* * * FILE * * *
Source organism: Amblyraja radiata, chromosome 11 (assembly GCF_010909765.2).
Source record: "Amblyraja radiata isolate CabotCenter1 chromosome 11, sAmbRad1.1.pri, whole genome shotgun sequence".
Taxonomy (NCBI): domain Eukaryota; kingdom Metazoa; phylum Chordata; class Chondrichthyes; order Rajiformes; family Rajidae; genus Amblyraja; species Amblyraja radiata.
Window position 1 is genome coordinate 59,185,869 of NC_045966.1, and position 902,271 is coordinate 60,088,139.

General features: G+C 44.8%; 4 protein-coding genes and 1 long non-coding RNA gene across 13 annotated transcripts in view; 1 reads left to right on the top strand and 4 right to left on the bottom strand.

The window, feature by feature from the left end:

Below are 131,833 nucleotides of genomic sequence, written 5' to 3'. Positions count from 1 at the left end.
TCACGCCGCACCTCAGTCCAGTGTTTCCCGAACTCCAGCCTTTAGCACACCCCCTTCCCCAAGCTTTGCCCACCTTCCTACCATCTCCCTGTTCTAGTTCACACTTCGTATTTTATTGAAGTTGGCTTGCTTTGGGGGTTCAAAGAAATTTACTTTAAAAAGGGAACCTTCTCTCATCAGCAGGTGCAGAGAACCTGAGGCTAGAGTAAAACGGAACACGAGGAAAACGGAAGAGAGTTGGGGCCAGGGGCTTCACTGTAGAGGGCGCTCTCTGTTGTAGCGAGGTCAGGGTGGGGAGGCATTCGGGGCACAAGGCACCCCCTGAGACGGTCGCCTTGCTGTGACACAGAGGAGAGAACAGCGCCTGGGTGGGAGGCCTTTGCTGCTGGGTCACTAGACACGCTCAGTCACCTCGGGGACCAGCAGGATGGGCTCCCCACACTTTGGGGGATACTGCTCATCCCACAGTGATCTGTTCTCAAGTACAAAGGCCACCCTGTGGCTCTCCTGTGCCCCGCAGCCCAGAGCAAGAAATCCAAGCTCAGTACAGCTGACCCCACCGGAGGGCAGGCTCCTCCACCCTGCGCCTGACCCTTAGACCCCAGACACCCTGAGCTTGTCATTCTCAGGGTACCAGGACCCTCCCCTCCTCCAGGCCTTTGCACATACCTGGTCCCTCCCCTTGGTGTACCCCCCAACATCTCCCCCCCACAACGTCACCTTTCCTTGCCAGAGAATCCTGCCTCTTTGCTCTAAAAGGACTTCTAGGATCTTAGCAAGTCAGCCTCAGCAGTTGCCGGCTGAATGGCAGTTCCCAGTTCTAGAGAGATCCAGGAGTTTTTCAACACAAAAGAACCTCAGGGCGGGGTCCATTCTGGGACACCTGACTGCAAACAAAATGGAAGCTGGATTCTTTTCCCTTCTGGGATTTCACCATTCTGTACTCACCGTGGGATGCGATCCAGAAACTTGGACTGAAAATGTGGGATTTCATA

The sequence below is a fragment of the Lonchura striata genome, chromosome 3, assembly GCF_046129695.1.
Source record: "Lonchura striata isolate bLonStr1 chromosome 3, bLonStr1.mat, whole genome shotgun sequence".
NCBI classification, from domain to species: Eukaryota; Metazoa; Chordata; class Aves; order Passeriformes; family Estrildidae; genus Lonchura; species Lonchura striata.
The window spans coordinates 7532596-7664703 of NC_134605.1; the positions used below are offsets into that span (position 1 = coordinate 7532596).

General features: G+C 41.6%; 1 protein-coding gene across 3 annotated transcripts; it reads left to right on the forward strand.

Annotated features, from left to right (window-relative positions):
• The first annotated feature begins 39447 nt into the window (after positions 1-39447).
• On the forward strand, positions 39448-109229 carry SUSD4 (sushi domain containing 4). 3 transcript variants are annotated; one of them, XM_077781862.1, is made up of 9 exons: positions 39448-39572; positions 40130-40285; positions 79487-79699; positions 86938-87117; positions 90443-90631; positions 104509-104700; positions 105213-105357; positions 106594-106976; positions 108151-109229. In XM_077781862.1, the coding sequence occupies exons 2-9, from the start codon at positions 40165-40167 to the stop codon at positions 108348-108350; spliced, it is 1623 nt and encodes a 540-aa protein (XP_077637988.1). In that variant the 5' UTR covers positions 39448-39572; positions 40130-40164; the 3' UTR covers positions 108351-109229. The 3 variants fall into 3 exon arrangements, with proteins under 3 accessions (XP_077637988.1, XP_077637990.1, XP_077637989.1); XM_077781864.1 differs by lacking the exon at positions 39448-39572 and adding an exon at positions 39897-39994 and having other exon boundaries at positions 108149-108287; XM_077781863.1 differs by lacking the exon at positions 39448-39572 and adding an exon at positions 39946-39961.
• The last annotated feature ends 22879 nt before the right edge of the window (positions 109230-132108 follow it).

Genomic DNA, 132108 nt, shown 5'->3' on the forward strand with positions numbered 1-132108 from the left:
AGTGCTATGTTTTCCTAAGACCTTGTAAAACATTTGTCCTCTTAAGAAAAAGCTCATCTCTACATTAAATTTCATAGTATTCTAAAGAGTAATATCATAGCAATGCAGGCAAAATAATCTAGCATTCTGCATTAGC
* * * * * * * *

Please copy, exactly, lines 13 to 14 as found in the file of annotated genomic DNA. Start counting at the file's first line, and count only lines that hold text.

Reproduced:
General features: G+C 41.6%; 1 protein-coding gene across 3 annotated transcripts; it reads left to right on the forward strand.

Annotated features, from left to right (window-relative positions):